House Health Committee Bolsters Insurance Rate Review Bill Over Senator’s Objection

Rep. Mitch Greenlick gained support in his committee for requiring better notice of health insurance rate hikes as well as providing new tools to the Insurance Division to drive down healthcare costs.
The Lund Report

 

May 30, 2013 — The House Health Committee passed a bill on a 6-3 vote Wednesday that will provide new tools for the Insurance Division in the health insurance rate review process, while increasing the ability of consumers to contribute to the approval discussion.

Rep. Mitch Greenlick, D-Portland, was able to marshal all three amendments that were proposed at a public hearing earlier this month to Senate Bill 413.

Two of the amendments passed the committee on party-line votes while Rep. Jim Thompson, R-Dallas, supported one amendment, which directs the Insurance Division to devise an annual medical inflation rate that will serve as a baseline for insurance companies seeking to raise rates.

“Every insurance company will have the same starting point,” Greenlick said. “This will begin with next year’s rate filing.”

Greenlick said insurers would still be able to argue they operate under different circumstances than other companies, but would have to justify higher inflation rates before gaining approval from the Department of Consumer & Business Services.

Despite opposing two of the amendments, Thompson supported the revised bill, which moves to the House floor for a vote next week.

SB 413 had been significantly weakened in the Senate Consumer Protection Committee at the behest of Sen. Laurie Monnes Anderson, D-Gresham, who supported an amendment offered by Regence BlueCross BlueShield.

While the House version does not restore the original intent of the bill — requiring insurers to notify all affected consumers when they seek rate hikes from DCBS above 7 percent — it does include an amendment proposed by Jesse Ellis O’Brien of the Oregon State Public Interest Research Group, which Monnes Anderson opposed.

The OSPIRG amendment requires insurers to send written notice to their policyholders when they seek rate changes, informing them about the public comment period and giving them an opportunity to sign up for the DCBS website – wwe.oregonhealthrates.org – so they can learn about the rate review process.

The amendment proposed by Regence only requires insurers to notify consumers of the website at some point in the year, with no guarantee they would have an opportunity to learn about a rate hike before it was approved.

By supporting Regence, Monnes Anderson has said she doesn’t want to add any additional burdens on health insurers as they seek to comply with the Affordable Care Act, but Rep. Alissa Keny-Guyer, D-Portland, said that the dramatic changes wrought by the federal insurance reform law makes consumer oversight more important than ever.

“We don’t want to take away the opportunity for input,” Keny-Guyer said, signaling support for the OSPIRG amendment.

Rep. Brian Clem, D-Salem, while supporting all three amendments, said he was optimistic that the greater transparency brought by the state health insurance exchange, Cover Oregon, would empower consumers to choose quality, affordable healthcare plans with less need for new rate review bills or the Insurance Division’s prior approval of the individual and small group health insurance markets.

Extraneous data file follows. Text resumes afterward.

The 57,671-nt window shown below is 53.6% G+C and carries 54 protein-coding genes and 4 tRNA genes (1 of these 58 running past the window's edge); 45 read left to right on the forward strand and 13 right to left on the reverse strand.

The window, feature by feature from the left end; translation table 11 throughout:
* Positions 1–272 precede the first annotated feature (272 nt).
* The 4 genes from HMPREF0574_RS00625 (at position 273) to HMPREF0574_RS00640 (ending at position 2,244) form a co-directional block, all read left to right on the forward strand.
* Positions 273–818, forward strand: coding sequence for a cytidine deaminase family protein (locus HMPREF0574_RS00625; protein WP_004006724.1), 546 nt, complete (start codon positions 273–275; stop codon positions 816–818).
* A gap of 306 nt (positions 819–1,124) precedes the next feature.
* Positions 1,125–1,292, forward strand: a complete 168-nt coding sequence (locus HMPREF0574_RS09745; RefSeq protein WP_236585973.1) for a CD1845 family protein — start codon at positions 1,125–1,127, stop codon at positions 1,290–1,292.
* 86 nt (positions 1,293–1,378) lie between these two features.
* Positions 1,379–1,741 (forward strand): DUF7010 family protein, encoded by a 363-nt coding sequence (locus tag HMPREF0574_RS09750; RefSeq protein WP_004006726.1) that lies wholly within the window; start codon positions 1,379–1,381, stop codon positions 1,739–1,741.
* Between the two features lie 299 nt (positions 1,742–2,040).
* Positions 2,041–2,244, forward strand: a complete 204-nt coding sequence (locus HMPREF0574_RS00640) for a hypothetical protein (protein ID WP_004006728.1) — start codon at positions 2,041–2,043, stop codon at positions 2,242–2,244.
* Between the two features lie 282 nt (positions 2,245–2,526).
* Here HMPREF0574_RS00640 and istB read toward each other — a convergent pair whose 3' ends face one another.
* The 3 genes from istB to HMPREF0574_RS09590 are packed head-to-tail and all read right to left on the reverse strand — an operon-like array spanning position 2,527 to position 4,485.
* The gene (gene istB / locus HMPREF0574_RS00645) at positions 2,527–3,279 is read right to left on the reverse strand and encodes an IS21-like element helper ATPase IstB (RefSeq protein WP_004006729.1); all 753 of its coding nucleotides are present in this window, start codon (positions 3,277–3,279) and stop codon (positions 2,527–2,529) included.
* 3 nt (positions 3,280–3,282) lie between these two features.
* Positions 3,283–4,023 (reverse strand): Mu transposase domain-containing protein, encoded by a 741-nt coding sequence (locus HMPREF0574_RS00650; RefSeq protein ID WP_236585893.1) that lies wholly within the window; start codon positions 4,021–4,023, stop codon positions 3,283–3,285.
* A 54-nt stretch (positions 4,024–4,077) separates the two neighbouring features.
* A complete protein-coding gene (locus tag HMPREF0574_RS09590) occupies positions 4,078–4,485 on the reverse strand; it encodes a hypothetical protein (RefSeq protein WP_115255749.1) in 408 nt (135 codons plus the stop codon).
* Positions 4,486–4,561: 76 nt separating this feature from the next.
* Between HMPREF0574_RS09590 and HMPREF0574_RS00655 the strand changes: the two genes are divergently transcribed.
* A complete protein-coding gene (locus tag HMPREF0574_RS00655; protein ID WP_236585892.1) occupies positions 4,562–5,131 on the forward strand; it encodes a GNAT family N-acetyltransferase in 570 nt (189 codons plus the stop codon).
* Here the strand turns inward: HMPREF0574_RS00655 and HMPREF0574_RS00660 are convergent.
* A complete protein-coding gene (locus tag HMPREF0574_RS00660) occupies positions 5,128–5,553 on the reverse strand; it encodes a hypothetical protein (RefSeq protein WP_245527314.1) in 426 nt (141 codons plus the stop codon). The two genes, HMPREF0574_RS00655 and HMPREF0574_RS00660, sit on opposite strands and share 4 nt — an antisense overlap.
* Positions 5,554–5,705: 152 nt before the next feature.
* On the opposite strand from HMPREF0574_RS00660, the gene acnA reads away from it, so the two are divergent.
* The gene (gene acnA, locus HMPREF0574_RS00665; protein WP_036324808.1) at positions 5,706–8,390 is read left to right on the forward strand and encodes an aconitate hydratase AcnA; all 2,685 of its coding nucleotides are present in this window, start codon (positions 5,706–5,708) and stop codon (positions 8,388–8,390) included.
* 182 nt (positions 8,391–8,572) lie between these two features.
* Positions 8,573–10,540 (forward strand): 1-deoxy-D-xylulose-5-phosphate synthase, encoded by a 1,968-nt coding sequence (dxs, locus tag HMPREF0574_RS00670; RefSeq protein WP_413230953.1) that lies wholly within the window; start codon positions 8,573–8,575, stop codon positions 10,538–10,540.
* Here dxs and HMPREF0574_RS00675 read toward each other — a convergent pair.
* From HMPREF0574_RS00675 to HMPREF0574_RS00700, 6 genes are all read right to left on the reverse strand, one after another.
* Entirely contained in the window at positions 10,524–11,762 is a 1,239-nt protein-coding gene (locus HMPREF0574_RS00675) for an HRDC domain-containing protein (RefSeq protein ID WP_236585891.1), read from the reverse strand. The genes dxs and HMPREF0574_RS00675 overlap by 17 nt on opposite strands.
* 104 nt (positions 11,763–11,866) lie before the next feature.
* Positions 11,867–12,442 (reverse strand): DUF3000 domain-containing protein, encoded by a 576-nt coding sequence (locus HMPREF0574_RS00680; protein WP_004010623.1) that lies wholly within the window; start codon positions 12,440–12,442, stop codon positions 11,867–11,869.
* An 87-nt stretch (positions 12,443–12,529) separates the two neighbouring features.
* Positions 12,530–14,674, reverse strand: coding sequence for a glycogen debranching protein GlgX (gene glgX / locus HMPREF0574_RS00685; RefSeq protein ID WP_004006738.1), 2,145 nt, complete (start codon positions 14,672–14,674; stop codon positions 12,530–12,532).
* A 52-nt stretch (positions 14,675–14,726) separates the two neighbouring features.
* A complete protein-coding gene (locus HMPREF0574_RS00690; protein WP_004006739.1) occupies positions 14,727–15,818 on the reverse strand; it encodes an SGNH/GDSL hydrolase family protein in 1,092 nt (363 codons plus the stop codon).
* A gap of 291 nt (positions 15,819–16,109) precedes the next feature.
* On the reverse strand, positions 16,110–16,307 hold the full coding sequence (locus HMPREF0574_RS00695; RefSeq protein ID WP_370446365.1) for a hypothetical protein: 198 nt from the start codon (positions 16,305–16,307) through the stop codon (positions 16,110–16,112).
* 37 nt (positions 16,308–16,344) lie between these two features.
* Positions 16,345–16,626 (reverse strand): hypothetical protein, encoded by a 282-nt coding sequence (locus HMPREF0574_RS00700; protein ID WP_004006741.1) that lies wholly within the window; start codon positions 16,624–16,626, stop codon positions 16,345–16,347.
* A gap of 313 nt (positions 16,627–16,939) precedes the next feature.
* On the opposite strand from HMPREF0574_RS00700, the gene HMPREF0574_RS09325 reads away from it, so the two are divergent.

“I’m feeling much better about the direction of competition in the exchange,” Clem said.

The third amendment directs the Oregon Health Authority and DCBS to use their collective wisdom to work together to monitor insurance company strategies for cost containment, such as encouraging more reliance on primary care rather than hospitalization and paying providers based on outcomes rather than for the services they deliver.

Insurance Commissioner Lou Savage told the Health Committee last week that his agency was interested in working with the Oregon Health Authority on identifying cost containment metrics for insurers.

“We’ve had discussions about cost containment to use rate review to rein in costs,” Savage said. “We’re intending to move forward with those discussions.”

Savage spoke coolly to the other two amendments, suggesting insurance companies may not be capable of quickly alerting consumers of rate requests in time for public comment — echoing an argument made by Regence lobbyist John A. Powell.

The insurance commissioner also suggested that Greenlick hold off on his idea of asking DCBS to establish a medical inflation rate until next year, but the health chairman went ahead with the amendment anyway.

The revised SB 413 may run into renewed opposition from Monnes Anderson when it returns to the Senate, although Sen. Chip Shields, D-Portland, told The Lund Report that he supports the more vigorous bill, and he would attempt to get the Senate to adopt the House version.

As chairman of the Senate Consumer Protection Committee, Shields would have control of the bill, but he may not get enough votes to support the House version. If Monnes Anderson remains opposed, Shields will need at least one Republican supporter to avoid putting the bill through the negotiation of a conference committee.

Image for this story by Sal Falko (CC BY-NC 2.0) via Flickr

Christopher David Gray can be reached at chris@thelundreport.org.

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